A Tennessee business coalition, Businesses for Tennessee Prosperity, announced it supports the Common Core standards. This group includes members of the state’s regional chambers of Commerce, the Tennessee Chamber of Commerce and Industry, and the Tennessee Business Roundtable.
However, there are a few mistakes in its statement:
It’s absolutely not a federal program or mandate. Common Core State Standards were developed by states, by governors, by commissioners of education, to make sure that states had rigorous standards to prepare students for the 21st century.
Common Core was not developed by the states. In fact, private interests groups in Washington, D.C., started it and did not add any educators until they realized they needed more credibility. Then they added the National Governor’s Association and the Council of Chief State School Officers.
The Department of Education was involved in meetings about Common Core and put in over $2 million. They also forced states to adopt the standards by holding Race to the Top funding over their heads.
In December, Breitbart News’s Dr. Susan Berry noted that Common Core’s roots are very similar to ideas by President Barack Obama and Bill Ayers. More evidence has been presented that shows the central purpose is social justice and income redistribution.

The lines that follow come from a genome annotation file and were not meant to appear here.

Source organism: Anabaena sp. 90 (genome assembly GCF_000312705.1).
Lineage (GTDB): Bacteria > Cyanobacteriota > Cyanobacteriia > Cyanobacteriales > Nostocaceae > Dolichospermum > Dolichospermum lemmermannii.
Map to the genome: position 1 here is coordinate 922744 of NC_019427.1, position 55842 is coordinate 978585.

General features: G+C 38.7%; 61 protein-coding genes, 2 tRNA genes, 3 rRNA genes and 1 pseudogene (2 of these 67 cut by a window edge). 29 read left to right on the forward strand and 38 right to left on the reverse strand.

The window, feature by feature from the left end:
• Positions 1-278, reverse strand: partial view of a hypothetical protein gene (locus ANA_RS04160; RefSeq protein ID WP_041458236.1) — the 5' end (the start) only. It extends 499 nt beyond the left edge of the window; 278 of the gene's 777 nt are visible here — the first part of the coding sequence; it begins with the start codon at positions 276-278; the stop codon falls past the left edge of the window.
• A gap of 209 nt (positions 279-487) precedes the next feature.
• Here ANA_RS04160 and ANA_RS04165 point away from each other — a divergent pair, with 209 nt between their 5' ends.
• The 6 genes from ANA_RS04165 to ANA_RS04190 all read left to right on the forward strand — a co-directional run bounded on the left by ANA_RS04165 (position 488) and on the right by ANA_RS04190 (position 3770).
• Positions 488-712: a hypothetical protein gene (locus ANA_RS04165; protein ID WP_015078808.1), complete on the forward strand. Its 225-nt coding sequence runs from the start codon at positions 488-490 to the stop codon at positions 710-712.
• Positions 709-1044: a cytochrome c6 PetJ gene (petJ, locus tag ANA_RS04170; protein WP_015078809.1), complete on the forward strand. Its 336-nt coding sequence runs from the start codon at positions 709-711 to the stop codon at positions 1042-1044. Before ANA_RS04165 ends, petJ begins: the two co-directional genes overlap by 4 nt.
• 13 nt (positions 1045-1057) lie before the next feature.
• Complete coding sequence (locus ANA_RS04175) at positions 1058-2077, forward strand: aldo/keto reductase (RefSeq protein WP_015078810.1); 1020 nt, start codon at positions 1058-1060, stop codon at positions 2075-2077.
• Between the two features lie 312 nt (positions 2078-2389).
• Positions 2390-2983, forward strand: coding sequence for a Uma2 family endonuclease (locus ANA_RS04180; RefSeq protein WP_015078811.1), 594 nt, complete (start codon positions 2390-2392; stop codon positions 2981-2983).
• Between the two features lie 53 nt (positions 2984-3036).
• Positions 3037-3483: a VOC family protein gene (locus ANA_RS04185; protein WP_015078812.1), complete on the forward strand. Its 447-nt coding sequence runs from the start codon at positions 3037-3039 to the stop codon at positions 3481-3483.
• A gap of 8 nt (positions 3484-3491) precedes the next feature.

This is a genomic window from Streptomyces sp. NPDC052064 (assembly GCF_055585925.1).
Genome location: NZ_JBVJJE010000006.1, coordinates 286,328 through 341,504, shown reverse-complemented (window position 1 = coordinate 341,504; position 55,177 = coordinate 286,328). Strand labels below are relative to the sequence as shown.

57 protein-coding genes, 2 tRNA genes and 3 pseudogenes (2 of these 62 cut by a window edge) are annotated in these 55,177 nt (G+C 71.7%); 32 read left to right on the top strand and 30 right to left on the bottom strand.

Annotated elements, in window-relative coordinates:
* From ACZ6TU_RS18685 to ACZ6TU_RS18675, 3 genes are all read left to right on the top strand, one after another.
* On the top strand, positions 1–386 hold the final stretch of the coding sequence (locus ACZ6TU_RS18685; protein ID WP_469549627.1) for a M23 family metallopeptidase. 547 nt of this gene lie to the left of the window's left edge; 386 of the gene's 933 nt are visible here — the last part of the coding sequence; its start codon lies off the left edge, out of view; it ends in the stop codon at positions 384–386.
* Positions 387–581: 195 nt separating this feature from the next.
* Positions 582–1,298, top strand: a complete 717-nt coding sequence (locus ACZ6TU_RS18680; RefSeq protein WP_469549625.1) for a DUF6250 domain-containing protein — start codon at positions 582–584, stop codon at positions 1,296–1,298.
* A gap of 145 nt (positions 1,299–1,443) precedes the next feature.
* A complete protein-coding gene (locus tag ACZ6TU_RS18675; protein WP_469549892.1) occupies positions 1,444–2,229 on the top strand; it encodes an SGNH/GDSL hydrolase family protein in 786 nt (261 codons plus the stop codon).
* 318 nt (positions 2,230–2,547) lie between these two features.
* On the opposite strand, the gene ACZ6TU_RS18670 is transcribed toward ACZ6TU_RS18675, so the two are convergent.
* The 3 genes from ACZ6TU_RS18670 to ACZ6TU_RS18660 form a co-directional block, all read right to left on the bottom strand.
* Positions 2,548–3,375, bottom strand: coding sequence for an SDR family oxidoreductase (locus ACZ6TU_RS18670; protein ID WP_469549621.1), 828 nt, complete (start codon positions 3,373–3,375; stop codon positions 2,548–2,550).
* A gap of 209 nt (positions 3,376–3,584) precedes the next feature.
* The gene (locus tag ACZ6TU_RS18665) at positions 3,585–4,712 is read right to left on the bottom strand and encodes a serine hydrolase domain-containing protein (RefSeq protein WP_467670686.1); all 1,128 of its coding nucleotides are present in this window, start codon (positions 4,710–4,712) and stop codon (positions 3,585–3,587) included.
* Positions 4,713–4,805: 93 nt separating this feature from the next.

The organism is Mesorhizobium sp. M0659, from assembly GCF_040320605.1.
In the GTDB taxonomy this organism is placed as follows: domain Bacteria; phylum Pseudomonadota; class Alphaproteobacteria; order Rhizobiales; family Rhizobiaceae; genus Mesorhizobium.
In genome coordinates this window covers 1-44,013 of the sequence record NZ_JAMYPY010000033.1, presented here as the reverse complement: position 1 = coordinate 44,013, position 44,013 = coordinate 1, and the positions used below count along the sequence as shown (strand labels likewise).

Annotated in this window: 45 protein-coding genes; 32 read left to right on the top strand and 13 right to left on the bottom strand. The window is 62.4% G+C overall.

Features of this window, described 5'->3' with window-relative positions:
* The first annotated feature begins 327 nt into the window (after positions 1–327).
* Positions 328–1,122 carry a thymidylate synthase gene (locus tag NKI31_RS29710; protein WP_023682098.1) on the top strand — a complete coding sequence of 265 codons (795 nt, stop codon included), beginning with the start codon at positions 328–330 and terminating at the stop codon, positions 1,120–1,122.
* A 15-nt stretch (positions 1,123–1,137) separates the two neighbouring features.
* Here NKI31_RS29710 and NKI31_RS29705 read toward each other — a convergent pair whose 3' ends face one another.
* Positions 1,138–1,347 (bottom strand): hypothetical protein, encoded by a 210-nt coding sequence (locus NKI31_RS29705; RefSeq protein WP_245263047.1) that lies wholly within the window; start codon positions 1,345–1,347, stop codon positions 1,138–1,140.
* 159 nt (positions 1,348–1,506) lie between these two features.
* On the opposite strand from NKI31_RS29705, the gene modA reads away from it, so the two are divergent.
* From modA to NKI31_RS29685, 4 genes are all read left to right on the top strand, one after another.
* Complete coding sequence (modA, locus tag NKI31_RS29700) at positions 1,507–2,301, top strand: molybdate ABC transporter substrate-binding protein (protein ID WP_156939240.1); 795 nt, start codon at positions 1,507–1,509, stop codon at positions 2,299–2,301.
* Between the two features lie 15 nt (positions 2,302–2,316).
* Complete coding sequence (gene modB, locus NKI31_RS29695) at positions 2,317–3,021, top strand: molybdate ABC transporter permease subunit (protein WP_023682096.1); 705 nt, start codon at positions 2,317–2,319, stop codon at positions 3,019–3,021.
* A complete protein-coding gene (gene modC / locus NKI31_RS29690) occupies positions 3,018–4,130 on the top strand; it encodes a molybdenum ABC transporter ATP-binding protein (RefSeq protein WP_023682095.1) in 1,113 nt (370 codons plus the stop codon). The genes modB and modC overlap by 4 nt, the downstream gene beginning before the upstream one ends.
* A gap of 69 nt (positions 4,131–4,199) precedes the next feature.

Republicans and Democrats alike do not like Common Core:
Republicans worry it’s an unproven federal initiative. Democrats say it’s being implemented too quickly. “My fear is that we’re rushing into this Common Core a little too fast, before we really understand what it’s all about,” says TN Rep. Craig Fitzhugh, (D) Ripley.
Parents, students, and teachers have spoken against Common Core. In November, student Ethan Young spoke out against Common Core at Knox County. His classmate Kenneth Ye talked in front of the same board on December 4.